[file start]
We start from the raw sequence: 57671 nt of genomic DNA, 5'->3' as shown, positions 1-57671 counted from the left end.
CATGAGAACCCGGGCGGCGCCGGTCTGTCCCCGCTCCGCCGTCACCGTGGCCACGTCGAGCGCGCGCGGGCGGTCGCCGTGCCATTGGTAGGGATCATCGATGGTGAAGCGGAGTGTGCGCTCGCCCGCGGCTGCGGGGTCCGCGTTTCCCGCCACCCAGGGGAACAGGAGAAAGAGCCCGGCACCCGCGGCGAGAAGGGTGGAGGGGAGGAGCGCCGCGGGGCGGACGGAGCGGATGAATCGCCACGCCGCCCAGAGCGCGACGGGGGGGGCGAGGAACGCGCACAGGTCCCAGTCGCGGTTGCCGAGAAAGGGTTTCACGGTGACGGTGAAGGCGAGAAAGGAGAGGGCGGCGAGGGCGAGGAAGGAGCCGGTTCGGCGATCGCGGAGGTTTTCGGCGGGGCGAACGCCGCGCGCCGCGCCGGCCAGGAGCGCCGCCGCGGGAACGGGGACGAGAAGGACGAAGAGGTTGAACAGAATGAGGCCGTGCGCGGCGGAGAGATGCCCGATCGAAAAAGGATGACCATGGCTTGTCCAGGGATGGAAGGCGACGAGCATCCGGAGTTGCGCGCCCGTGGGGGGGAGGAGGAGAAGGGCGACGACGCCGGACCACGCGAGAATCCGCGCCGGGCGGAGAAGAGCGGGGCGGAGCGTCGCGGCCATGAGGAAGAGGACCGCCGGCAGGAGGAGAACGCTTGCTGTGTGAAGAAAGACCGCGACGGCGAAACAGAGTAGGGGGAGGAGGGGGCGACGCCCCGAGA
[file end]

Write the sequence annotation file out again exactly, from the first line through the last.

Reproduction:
We start from the raw sequence: 57671 nt of genomic DNA, 5'->3' as shown, positions 1-57671 counted from the left end.
CATGAGAACCCGGGCGGCGCCGGTCTGTCCCCGCTCCGCCGTCACCGTGGCCACGTCGAGCGCGCGCGGGCGGTCGCCGTGCCATTGGTAGGGATCATCGATGGTGAAGCGGAGTGTGCGCTCGCCCGCGGCTGCGGGGTCCGCGTTTCCCGCCACCCAGGGGAACAGGAGAAAGAGCCCGGCACCCGCGGCGAGAAGGGTGGAGGGGAGGAGCGCCGCGGGGCGGACGGAGCGGATGAATCGCCACGCCGCCCAGAGCGCGACGGGGGGGGCGAGGAACGCGCACAGGTCCCAGTCGCGGTTGCCGAGAAAGGGTTTCACGGTGACGGTGAAGGCGAGAAAGGAGAGGGCGGCGAGGGCGAGGAAGGAGCCGGTTCGGCGATCGCGGAGGTTTTCGGCGGGGCGAACGCCGCGCGCCGCGCCGGCCAGGAGCGCCGCCGCGGGAACGGGGACGAGAAGGACGAAGAGGTTGAACAGAATGAGGCCGTGCGCGGCGGAGAGATGCCCGATCGAAAAAGGATGACCATGGCTTGTCCAGGGATGGAAGGCGACGAGCATCCGGAGTTGCGCGCCCGTGGGGGGGAGGAGGAGAAGGGCGACGACGCCGGACCACGCGAGAATCCGCGCCGGGCGGAGAAGAGCGGGGCGGAGCGTCGCGGCCATGAGGAAGAGGACCGCCGGCAGGAGGAGAACGCTTGCTGTGTGAAGAAAGACCGCGACGGCGAAACAGAGTAGGGGGAGGAGGGGGCGACGCCCCGAGA